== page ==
Yeah. So these are people who are talking to clients, right? Trying to close—and this—I ripped this off. I can’t take credit for it. But HubSpot, actually, in the early days, did this big test on the traits they were interviewing for and assessing for, and number one, to the CRO’s surprise, was curiosity. So I want highly—I want people that like—I want dilettantes. I want people that—they not know much about, you know, drones, but if you own a drone company, and you’re talking to them, they’re gonna just learn everything they can about your business, right? So that’s number one. And I think that a lot of sales people just aren’t curious. They’re just gonna go through the motions. I think the other thing—and this is a big one for me, and it may be less for other people that have really robust training programs and really big teams—but I want people who are self-accountable.
And so the way I screened for that is I asked them about something they wanted to improve personally or professionally and had them walk me through how they did it. And the best answers always have several things in common. One is they used data to know they were getting better. Two is they relied on outside expertise, whether that’s, you know, going to YouTube, reading a book, whatever. Three is they developed some sort of accountability and then their community around it. So they got like a spouse, they got like a coworker, even their boss, they created a community. And four is they understood that the process always wouldn’t deliver the outcomes they wanted, and they were able to adjust, right? (Faith: Right.) So those—self-accountability is huge for me, because I want someone that I don’t wanna be watching their numbers all the time. I want them watching their numbers all the time, if that makes sense. (Faith: Right.) And lastly, they gotta be somewhat competitive. Like they have to want to win in some capacity. And that can manifest itself in different ways. Like, you know, Teja does Jiu-Jitsu, I race bikes. Faith, you teach a cycling class. Right? Like, we all have like these things that we’re trying to get better at, and trying to improve on. And I’ve yet to meet a salesperson that isn’t at least somewhat competitive.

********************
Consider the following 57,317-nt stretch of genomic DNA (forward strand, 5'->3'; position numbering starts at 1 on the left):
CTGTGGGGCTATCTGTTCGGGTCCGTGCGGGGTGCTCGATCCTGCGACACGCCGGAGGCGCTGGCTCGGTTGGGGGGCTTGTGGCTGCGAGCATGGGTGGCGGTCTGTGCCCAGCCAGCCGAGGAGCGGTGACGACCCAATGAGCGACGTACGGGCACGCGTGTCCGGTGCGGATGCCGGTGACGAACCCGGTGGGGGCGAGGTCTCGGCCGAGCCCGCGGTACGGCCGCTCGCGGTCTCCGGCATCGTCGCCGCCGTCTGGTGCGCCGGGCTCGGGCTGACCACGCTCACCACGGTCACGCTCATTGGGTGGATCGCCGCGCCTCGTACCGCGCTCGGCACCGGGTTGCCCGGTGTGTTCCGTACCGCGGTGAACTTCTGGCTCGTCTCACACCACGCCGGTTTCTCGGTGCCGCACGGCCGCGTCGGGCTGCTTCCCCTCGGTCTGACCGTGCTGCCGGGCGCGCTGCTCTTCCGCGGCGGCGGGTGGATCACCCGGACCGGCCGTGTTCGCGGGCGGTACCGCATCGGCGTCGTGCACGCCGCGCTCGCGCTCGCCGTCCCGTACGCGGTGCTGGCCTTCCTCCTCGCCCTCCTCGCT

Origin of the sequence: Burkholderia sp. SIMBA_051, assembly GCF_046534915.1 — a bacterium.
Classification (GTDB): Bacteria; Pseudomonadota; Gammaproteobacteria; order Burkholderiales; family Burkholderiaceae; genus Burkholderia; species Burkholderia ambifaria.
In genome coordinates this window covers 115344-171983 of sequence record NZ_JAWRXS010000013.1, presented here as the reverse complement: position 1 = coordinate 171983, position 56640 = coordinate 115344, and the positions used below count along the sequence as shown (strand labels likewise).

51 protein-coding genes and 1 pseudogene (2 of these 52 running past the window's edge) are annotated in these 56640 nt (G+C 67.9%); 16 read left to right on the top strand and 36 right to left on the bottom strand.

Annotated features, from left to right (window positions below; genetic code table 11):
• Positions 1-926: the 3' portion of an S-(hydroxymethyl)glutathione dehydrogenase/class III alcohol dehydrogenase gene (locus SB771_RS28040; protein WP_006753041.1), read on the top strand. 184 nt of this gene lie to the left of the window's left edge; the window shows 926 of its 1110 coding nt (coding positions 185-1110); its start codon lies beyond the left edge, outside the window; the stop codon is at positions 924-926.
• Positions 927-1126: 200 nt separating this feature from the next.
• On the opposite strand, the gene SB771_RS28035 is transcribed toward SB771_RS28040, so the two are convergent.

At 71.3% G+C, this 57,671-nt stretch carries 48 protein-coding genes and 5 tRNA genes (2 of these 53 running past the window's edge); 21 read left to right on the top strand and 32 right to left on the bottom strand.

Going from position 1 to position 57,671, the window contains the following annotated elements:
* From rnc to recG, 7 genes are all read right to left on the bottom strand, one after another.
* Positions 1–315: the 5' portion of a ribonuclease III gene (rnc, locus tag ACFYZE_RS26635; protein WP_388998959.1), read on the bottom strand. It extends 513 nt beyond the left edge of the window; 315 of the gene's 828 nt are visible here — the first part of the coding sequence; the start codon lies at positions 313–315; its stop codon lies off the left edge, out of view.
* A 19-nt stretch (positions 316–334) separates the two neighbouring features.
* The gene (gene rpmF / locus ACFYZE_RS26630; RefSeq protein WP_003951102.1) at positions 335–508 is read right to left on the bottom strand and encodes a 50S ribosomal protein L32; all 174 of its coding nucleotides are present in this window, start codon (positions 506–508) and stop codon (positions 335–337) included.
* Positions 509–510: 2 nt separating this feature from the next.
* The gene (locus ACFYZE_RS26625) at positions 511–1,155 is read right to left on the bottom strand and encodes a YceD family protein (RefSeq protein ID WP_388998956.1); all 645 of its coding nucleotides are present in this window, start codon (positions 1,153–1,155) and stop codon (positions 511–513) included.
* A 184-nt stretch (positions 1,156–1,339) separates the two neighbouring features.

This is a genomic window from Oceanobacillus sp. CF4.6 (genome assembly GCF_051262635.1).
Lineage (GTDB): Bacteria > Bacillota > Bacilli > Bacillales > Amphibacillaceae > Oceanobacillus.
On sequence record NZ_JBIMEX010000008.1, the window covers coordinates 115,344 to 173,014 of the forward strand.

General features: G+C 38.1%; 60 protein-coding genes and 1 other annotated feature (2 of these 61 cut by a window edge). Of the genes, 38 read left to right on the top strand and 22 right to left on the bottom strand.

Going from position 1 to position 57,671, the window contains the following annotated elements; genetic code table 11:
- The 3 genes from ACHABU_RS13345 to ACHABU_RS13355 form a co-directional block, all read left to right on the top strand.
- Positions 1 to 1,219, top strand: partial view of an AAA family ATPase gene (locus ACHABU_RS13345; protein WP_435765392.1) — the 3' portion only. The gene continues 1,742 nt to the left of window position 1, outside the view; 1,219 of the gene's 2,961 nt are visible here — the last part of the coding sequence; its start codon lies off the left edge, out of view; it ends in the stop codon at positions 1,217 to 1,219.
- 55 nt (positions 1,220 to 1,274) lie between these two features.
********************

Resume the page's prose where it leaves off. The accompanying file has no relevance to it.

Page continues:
I feel like this is probably true for you too, Ben, ‘cause I’ve spent kind of a lot of time—there’s a lot of crossover, obviously, with sales and marketing and kind of when we hand things off—so I spent a lot of time over the last four years thinking about the customer experience. When they sign up for Gun.io, what is it that they’re coming here looking for, and what do we deliver? And as a result, I’ve gotten super critical of other people’s sales processes. Do you feel that way as well? Like thinking about this all the time, and kind of thinking about how to measure performance sales people, do you find yourself being more critical?